Luckily for Loki, he knew where he could find a dwarf, a mythical creature that was known for hoarding treasures. With a net in hand, Loki traveled back to Andvari’s Fall, where he fished out the shape shifting dwarf. The god then offered to release Andvari for all of the dwarf’s wealth. Andvari, understandably, accepted the proposal and handed over an enormous quantity of treasure. Most notably, the dwarf gave Loki Andvaranaut (“Andvari’s Gift”), a remarkable gold ring. Before the god left, Andvari warned Loki that all of the gold was cursed, but the ring, especially, would bring about the death of whoever possessed it.
Not caring about the warning, Loki took the treasure and the ring back to Hreidmar’s farmhouse. Odin immediately took a liking to the gold ring and held onto it as the rest of the gold was placed in and around the otter skin. When the gods were done, the otter pelt was thoroughly covered in gold. Yet, when Hreidmar inspected the pile, he protested that a single whisker was still visible, sticking up through the treasure. Unfortunately for Hriedmar’s family, Odin admitted that the agreement had not been met, so he placed the cursed ring, Andvaranaut, over the whisker, covering the pelt completely. That done, Hreidmar recognized that the deal was fulfilled and let the gods go free. From that point on, gold received that nickname, “the otter’s ransom.” As the deities left, Loki mischievously repeated the dwarf’s warning, claiming that the possessor of the gold would meet with a violent end.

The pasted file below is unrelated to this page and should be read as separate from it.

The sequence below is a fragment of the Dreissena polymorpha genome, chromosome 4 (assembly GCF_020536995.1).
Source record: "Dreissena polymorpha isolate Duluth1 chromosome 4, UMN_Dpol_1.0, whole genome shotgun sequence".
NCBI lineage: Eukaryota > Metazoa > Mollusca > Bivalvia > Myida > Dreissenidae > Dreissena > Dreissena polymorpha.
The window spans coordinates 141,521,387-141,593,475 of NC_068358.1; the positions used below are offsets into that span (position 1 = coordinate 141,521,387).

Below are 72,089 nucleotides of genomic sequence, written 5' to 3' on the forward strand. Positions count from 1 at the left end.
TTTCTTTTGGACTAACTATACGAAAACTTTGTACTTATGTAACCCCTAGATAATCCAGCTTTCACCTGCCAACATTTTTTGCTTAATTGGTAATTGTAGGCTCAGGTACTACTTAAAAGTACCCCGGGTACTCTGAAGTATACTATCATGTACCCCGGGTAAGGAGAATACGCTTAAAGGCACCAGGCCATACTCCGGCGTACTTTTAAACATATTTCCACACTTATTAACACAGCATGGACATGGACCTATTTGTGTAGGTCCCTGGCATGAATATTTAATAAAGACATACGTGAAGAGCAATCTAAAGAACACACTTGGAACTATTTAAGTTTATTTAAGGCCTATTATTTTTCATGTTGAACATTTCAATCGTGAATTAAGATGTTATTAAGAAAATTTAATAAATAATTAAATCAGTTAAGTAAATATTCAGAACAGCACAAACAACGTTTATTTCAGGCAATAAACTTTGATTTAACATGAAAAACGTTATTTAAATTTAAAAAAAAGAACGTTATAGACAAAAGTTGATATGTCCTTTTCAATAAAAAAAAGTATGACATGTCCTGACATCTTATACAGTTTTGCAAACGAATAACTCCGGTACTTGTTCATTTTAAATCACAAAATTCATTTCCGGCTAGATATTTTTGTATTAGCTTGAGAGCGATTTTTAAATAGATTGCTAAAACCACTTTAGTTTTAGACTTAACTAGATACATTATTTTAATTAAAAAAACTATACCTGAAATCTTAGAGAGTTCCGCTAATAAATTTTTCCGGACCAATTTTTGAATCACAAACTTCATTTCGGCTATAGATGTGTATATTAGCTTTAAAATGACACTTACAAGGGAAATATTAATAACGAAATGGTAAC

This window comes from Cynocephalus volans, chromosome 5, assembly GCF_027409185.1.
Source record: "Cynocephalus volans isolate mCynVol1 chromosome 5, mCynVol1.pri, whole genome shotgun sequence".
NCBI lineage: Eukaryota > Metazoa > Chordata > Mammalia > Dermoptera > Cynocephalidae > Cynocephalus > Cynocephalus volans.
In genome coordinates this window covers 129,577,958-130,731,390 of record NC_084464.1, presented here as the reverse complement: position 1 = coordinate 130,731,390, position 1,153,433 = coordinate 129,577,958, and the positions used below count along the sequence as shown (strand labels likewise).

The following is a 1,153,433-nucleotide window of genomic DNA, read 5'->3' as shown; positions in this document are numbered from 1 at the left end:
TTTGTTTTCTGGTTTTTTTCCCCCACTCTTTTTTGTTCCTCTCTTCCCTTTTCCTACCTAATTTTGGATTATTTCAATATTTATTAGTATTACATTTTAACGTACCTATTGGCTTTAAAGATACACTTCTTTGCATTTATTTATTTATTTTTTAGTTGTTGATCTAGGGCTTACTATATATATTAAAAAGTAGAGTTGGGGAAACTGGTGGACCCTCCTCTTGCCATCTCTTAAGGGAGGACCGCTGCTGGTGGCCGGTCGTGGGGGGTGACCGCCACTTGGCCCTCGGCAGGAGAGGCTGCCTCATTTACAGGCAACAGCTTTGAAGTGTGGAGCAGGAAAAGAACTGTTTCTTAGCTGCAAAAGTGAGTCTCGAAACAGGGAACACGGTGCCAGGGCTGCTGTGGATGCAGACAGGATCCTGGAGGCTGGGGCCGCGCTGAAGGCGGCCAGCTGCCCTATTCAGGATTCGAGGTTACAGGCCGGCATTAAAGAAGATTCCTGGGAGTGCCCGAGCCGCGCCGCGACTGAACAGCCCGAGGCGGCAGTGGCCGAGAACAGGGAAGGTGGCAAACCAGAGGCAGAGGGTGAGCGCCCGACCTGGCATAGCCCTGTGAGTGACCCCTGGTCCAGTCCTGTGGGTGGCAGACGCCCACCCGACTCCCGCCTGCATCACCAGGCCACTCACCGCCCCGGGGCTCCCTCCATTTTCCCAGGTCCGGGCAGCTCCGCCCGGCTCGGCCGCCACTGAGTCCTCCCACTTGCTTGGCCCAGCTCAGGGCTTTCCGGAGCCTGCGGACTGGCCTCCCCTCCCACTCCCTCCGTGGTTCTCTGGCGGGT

It did not take long for the ring’s dark power to take hold. Regin and Fafnir soon demanded that Hriedmar share the treasure. When the father refused his sons’ request, he was quickly murdered. The ring also drove a wedge between the brothers. Fafnir decided to keep all of the wealth for himself. After grabbing his father’s magical Helm of Dread, Fafnir stole the treasure and hid himself in a wilderness lair called Gnita-Heath. There, the cursed treasure transformed Fafnir into a monstrous serpent or dragon.
With no family or wealth, Regin went on to serve as an honored blacksmith to a king in Denmark. One day, the son of the Danish king brought back a widowed, pregnant, woman from the lands of the Volsungs. Not long after she arrived in Denmark, she gave birth to the legendary Sigurd, and Regin took him in as his foster son. After Sigurd had grown into a great warrior, Regin told him about the dragon, Fafnir, and the great hoard of treasure that he was guarding at Gnita-Heath. Using his incredible talents in craftsmanship, Regin forged a blade for Sigurd, called Gram. The sword was made from the shattered pieces of a blade given to the Volsung family long ago by Odin, himself. Regin put the broken pieces back together, and in Sigurd’s hands, the blade was sturdy and sharp enough to cut through an anvil without denting, bending or breaking the weapon.
Armed with his sword, Gram, Sigurd surprised Fafnir and stabbed the serpent through the belly. After the creature died, Sigurd cut out Fafnir’s heart and ate a piece of it, which gave him supernatural wisdom and the ability to understand the chattering of birds. After tasting the blood of Fafnir, Sigurd became suspicious of his foster-father, Regin, who had followed him to Gnita-Heath. Listening to the warnings of the birds, Sigurd slew Regin, killing the last remaining son of Hreidmar.
Written by C. Keith Hansley.
Picture Attribution: (Sigurd and Fafnir, c. 1906, painted by Hermann Hendrich (–1931), [Public Domain] via Creative Commons).
- The Saga of the Volsungs, by an anonymous 13th-century Icelander, translated by Jesse L. Byock. New York: Penguin Classics, 1990, 1999.
- The Prose Edda, by Snorri Sturluson, translated by Jesse Byock. New York: Penguin Books, 2005.